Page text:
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Prev Med. 2009 Mar;48(3):267-71.

Obesity, overweight, and weight control practices in U.S. veterans.

Author information

  • 1Seattle Epidemiologic Research and Information Center, VA Puget Sound Health Care System, Seattle, WA 98101, USA. koepsell@u.washington.edu

Abstract

OBJECTIVES:

We assessed the burden of obesity and overweight, as well as trends in weight control practices, among U.S. veterans and users of Department of Veterans Affairs (VA) health care in a large national survey.

METHODS:

Data were combined from the 2003 and 2004 Behavioral Risk Factor Surveillance System surveys of U.S. adults (n=558,426), a large telephone survey conducted in all states.

RESULTS:

Some 24% of veterans were obese (Body Mass Index [BMI] > or = 30 kg/m2), and 48% were overweight (BMI 25-29.9 kg/m2). After adjustment for age and gender, obesity prevalence was similar between veterans and non-veterans, but overweight was about 3.8 percentage points more frequent in veterans. Among veterans, obesity was more common among users of VA care, especially those who received all health care through the VA. Obese and overweight VA users were significantly more likely than non-users to report advice from a health care provider to lose weight, but no more likely to report that they were actually trying to lose weight.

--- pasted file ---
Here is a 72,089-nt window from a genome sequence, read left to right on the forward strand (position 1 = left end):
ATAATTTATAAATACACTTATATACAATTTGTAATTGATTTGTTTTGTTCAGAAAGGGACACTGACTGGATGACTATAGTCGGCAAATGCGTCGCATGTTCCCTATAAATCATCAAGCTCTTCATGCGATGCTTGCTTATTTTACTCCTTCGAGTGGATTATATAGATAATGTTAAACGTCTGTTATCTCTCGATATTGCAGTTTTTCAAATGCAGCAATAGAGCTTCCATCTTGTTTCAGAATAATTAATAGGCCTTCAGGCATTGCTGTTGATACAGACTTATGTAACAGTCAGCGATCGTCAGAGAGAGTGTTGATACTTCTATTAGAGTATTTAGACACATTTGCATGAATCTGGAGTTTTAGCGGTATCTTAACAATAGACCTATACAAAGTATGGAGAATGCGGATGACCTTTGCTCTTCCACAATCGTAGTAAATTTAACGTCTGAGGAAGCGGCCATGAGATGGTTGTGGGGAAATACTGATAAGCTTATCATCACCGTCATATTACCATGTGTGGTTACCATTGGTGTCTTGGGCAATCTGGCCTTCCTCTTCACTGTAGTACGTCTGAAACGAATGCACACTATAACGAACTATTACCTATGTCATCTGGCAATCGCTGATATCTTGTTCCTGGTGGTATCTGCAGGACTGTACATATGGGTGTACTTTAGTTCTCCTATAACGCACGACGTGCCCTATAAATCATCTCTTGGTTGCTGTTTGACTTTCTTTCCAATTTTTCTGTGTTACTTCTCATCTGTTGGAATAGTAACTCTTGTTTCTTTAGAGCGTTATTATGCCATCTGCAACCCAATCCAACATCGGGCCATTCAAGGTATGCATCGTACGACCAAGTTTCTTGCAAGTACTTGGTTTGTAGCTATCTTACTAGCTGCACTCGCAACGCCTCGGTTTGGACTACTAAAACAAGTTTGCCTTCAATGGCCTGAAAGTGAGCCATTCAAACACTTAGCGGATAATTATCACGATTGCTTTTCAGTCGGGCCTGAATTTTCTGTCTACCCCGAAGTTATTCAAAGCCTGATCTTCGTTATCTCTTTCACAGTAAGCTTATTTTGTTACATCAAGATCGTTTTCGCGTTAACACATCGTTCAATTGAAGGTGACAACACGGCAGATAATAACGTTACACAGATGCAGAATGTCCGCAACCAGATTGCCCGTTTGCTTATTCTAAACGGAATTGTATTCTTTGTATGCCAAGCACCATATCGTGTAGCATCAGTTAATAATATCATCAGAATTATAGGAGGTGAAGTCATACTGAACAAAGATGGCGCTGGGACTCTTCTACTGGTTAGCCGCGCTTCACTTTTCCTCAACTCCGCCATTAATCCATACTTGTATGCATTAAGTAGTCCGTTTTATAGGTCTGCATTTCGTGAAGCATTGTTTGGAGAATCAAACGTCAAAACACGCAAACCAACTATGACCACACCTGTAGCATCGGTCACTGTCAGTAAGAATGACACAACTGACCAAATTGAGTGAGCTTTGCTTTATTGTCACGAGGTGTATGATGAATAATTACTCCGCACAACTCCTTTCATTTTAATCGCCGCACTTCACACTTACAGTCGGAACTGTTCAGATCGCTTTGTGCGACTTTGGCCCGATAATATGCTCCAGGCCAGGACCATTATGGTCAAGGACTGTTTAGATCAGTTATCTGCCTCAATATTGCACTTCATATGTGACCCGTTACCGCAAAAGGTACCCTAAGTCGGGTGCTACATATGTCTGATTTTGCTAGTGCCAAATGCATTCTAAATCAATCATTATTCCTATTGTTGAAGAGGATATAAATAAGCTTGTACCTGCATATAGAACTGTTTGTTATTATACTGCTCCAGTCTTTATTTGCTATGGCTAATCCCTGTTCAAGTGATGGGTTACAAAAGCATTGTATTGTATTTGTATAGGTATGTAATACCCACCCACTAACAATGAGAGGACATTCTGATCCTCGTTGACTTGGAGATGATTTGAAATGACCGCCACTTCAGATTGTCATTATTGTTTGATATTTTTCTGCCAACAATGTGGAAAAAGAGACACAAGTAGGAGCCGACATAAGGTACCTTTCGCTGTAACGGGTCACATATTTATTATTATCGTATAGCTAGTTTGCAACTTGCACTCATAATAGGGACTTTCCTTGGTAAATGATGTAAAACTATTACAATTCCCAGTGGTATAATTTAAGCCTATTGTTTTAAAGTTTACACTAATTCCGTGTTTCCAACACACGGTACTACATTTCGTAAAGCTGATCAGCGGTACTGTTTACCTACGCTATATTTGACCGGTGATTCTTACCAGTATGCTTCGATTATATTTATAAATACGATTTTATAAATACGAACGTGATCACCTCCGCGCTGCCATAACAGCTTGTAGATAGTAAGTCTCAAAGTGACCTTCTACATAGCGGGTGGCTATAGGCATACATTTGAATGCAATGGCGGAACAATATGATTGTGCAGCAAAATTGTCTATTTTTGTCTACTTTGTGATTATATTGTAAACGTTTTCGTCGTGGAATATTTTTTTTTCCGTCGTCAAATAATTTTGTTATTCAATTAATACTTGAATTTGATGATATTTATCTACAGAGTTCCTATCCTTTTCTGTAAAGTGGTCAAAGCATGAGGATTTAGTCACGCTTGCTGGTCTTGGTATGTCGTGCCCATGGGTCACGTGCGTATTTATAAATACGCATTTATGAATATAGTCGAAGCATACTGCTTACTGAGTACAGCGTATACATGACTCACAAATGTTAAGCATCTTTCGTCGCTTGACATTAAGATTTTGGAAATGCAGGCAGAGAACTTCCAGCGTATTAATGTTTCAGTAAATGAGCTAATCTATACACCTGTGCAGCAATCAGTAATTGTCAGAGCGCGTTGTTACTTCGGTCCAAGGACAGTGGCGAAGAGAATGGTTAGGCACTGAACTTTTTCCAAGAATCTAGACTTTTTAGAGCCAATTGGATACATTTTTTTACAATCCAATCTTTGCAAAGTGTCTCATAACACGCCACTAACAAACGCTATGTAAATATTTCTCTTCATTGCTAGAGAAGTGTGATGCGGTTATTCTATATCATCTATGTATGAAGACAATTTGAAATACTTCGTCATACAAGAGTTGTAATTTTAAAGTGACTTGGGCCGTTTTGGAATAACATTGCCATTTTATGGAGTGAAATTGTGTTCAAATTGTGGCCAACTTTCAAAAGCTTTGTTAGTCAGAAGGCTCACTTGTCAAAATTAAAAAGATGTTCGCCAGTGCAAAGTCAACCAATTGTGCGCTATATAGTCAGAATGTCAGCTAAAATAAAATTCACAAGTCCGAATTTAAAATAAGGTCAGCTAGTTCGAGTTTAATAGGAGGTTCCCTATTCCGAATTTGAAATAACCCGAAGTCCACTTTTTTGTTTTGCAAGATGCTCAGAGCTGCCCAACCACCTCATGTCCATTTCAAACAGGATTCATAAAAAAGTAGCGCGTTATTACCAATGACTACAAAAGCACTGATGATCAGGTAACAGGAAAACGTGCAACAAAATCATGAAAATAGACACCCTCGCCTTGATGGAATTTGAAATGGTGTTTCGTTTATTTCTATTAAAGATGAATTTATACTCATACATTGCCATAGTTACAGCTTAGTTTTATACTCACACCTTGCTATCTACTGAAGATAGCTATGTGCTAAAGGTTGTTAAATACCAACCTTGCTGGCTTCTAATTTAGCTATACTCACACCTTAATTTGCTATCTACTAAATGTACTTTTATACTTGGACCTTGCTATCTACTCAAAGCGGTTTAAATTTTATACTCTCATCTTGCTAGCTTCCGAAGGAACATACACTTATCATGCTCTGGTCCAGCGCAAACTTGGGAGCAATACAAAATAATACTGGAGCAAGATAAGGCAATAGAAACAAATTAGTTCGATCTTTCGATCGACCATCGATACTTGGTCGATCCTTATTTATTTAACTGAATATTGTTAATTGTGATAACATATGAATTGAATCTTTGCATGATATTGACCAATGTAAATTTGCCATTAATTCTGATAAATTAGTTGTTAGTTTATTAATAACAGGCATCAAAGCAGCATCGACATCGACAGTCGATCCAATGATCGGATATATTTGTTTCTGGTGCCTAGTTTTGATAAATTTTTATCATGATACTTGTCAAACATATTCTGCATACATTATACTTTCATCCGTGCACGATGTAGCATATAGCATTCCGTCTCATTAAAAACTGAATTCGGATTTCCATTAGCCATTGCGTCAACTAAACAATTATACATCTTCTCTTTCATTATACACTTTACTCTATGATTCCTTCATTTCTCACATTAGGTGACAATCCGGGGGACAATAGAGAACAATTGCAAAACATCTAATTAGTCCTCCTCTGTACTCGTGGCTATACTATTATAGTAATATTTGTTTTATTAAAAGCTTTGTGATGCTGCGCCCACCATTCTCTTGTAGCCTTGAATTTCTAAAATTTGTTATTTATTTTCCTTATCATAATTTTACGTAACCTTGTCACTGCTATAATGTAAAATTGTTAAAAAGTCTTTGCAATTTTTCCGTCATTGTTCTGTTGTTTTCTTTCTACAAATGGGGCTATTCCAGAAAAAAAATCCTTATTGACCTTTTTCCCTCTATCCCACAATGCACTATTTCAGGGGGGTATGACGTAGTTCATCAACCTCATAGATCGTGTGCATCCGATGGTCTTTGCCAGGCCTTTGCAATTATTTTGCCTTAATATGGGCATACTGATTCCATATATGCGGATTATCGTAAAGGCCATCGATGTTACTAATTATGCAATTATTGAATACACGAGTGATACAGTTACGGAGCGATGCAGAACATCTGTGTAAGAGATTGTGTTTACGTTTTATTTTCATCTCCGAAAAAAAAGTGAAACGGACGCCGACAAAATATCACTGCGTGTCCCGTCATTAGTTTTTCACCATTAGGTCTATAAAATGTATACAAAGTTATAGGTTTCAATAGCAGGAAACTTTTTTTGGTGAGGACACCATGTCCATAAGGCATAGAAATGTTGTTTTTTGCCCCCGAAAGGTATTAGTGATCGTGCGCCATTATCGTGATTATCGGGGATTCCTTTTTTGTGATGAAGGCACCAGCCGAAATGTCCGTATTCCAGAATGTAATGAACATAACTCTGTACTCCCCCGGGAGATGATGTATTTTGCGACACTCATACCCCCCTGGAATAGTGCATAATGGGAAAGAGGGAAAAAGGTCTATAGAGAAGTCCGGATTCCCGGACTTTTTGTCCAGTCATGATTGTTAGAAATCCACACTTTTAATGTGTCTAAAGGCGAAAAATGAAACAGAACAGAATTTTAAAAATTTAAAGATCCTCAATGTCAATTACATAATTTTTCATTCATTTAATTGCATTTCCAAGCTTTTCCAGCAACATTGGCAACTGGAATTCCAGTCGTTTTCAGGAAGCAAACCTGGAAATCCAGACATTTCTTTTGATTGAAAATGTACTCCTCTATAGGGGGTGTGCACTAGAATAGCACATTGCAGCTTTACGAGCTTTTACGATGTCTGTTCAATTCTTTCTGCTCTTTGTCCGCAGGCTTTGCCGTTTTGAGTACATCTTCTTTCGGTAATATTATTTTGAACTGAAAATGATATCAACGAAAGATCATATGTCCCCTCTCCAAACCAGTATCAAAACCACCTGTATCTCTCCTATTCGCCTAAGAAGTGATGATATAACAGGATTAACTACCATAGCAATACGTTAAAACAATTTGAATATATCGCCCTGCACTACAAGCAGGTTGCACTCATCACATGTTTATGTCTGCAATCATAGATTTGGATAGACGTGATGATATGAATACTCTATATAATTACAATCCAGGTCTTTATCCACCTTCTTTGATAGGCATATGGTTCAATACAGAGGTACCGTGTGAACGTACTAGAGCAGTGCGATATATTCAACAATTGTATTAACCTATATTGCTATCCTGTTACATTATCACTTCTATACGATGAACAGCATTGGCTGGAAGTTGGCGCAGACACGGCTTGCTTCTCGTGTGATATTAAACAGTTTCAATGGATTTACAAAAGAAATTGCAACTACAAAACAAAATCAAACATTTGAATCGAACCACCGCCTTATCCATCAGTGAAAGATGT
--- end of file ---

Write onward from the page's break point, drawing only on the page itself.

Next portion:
CONCLUSIONS:

Obesity and overweight pose special burdens on veterans who use VA care. These results strengthen the case for system-wide interventions aimed at weight control.

PMID:
19297689
[PubMed - indexed for MEDLINE]
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